Thursday, 18 September 2014

The First Colonial Soldiers ~~ progressive insights on tackling a large subject

In a previous blog the pending publication of The First Colonial Soldiers was announced. This work, a true Anglo-Dutch joint operation, was scheduled for this autumn.

However, given the lack of existing publications in this area that tackle the subject of colonial soldiering, we ended up with a lot of new information digested into our planned book. Initially the book was thought to number about 400 pages. That became soon 500, and this broke the 600 boundary. With the end only marginally visible.

So, instead of lumping all information into a big volume we decided to split the subject into two volumes:

Volume 1: the British Isles, Europe, Asia and Africa
this volume deals with the several of British possessions in Europe like Dunkirk, Gibraltar and the Channel Islands. It also tackles the beginnings of the British  empire in India and touches on the West African Gold Coast. This volume is to be published in November 2014.

Volume 2: the Americas and the Caribbean
this volumes deals with the colonies in the New World and the temporary holdings in that part of the world. Discussed are the militias of those colonies, the expeditions and battles, the regular forces sent from England, and much more. This volume is to be published in March 2015.

Though designated "Volume 1" and "Volume 2", the volumes can be read independent of each other as each comes with its own introduction, list of references, indices, illustrations and maps.


Wednesday, 17 September 2014

Paymaster General's Account Book 1690

A few years ago the Account Book of the Paymaster General of the army of William III for the year 1690 was discovered in the Belfast City Hall. See for example
http://www.boyneobelisklol1690.com/paymaster_general.php and
http://www.bbc.co.uk/ahistoryoftheworld/objects/tIt6bsYHTNOVlszDIKd-lg

This Account Book by Paymaster General Thomas Coningsby lists the payments made to the regiments in William III's army, and those made to hospitals, intelligence, etc.

It is a bit unfortunate and strange that this document is kept by the Grand Orange Lodge of Ireland in Belfast, and not by an institution like the Public Records Office of Northern Ireland.

Nevertheless, this Orange Lodge made a rather nice workbook based on this Account Book. Though aimed at children, it will be nice for adults too: paymaster-general-workbook.pdf. Unfortunately there is no further information regarding accessibility of this Account Book for researchers. I truly hope this document is not abused for pursuing a political agenda.

Contrary to rumours and gossip, this Account Book does not contain the names of all men in William III's army. It does, however, contain the names of about 400 officers. With about 40 officers in a regiment of foot, this means that this Account Book does neither contain all officers in William III's.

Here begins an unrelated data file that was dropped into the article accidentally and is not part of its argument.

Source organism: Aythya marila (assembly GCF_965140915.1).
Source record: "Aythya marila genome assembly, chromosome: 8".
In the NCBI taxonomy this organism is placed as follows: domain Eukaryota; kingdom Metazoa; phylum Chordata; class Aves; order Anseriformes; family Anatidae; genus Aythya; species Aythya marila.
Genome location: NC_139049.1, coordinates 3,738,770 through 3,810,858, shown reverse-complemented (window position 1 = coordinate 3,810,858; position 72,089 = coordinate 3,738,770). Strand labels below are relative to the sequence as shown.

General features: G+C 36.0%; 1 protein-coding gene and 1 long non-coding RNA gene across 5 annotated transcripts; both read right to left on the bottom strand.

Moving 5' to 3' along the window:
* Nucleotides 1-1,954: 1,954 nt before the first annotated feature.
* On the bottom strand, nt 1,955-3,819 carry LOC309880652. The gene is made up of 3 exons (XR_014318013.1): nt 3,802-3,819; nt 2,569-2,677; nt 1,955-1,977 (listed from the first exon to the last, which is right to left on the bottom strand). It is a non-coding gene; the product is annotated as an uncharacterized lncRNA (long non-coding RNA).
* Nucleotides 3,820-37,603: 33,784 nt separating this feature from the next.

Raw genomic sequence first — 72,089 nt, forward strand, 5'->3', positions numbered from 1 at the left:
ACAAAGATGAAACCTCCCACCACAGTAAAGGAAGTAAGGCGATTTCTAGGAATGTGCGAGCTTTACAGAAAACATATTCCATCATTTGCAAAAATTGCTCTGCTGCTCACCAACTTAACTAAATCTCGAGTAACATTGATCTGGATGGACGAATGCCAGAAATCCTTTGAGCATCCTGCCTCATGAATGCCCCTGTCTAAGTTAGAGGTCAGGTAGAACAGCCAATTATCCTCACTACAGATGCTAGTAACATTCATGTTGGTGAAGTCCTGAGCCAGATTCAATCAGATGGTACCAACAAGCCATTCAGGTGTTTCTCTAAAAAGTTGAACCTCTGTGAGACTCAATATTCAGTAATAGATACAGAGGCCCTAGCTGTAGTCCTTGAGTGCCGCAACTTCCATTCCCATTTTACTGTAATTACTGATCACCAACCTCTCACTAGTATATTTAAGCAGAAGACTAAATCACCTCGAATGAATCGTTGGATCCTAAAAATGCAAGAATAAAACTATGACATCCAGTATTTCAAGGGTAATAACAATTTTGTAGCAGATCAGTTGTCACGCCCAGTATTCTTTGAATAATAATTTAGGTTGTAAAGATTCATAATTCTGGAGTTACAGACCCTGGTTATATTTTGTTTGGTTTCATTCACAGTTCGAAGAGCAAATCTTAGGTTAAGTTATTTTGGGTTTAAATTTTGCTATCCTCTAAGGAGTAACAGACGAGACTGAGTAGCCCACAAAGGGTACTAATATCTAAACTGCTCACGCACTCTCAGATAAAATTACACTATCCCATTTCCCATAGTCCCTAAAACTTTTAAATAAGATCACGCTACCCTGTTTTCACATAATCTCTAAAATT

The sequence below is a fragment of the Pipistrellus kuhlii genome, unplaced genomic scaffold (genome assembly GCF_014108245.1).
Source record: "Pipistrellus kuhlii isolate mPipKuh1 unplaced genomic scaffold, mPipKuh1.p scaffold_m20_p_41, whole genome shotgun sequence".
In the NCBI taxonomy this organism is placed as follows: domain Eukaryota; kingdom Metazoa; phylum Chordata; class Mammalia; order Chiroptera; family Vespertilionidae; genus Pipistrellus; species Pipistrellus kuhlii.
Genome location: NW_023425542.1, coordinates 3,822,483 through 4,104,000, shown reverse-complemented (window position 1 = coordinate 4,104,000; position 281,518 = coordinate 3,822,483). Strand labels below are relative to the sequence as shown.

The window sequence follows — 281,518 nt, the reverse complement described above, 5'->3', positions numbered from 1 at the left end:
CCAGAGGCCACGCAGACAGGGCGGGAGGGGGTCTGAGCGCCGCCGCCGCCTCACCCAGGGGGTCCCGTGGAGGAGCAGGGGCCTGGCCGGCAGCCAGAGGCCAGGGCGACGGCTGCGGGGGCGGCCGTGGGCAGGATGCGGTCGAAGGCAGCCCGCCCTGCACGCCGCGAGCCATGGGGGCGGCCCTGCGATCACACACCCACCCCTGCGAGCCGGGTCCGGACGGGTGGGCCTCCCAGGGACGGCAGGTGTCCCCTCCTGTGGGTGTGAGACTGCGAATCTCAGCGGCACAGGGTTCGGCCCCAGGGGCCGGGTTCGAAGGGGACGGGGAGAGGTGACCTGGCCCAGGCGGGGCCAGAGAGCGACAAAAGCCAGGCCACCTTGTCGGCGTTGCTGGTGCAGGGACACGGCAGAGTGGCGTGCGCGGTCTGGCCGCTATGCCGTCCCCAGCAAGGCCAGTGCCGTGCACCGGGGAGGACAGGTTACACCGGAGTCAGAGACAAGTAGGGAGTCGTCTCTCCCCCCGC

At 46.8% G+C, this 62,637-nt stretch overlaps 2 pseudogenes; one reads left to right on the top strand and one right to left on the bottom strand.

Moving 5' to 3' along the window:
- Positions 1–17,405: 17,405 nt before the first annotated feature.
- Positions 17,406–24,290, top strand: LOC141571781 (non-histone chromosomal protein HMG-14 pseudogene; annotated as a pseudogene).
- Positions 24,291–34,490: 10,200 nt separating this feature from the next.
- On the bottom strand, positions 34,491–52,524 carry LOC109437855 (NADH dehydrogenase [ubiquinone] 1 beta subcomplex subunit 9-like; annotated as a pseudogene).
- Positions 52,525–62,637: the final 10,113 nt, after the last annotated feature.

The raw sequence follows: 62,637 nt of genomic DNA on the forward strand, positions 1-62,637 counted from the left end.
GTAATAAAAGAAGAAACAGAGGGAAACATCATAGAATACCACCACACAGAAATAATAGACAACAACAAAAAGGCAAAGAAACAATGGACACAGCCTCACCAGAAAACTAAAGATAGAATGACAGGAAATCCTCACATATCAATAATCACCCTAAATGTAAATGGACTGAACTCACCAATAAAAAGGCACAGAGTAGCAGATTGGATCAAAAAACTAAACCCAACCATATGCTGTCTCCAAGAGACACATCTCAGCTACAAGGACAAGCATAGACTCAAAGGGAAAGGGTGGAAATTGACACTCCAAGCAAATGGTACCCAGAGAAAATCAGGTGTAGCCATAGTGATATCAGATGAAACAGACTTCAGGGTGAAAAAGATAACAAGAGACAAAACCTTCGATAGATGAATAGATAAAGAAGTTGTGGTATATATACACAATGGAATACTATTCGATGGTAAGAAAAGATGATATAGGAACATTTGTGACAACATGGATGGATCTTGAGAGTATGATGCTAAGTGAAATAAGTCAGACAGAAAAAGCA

But anyway, let's hope that the information in this document will become available soon!

Tuesday, 10 June 2014

The First Colonial Soldiers ~~ a glimpse of what is to come this summer!


After more than one year of editing, formatting, reading, more editing, sending and receiving more emails to my co-author, re-shuffling, and quite a bit of editing ahead, the project The First Colonial Soldiers is nearing completion! Stay tuned!

Monday, 7 April 2014

Colonial Records ~~ New Haven

New Haven was founded in 1638 as a ``new haven'' for orthodox Puritans, who found that Massachusetts Bay had become to much of a Sodom and Gomorrah.

The colony, lying west of the Connecticut River, never received a Charter. When the much larger Connecticut Colony was grated a Royal Charter in 1662, this encompassed the towns of New Haven. In January 1665 the colony was finally absorbed into Connecticut.

Two records exist (the years between 1649 and 1653 are missing):

Volume 1: 1638 - 1649 (Records of the Colony and Plantation of New Haven)
Volume 2: 1653 - 1664 (Records of the Colony and Jurisdiction of New Haven)

Tuesday, 1 April 2014

Map of Massachusetts Bay, Plymouth Bay and Rhode Island

Maps tell so much more than words. So, maps will be an important part of a forthcoming publication.

Here a sneak preview of a map for part of New England. Boundaries of provinces (dashed) and counties (dotted) are approximate, and reflect the division of circa 1700.


Wednesday, 26 March 2014

Monday, 24 March 2014

Musical intermezzo ~~ Jean Baptiste Lully


Jean Baptiste Lully (1632 - 1687)  was the composer of choice for Louis XIV. The above selection of his work is rather nice, and gives an idea what Louis was listening to, and perhaps trying a new dance, whilst relaxing from his ambitions to conquer Europe. Though some of the pieces sounds rather martial.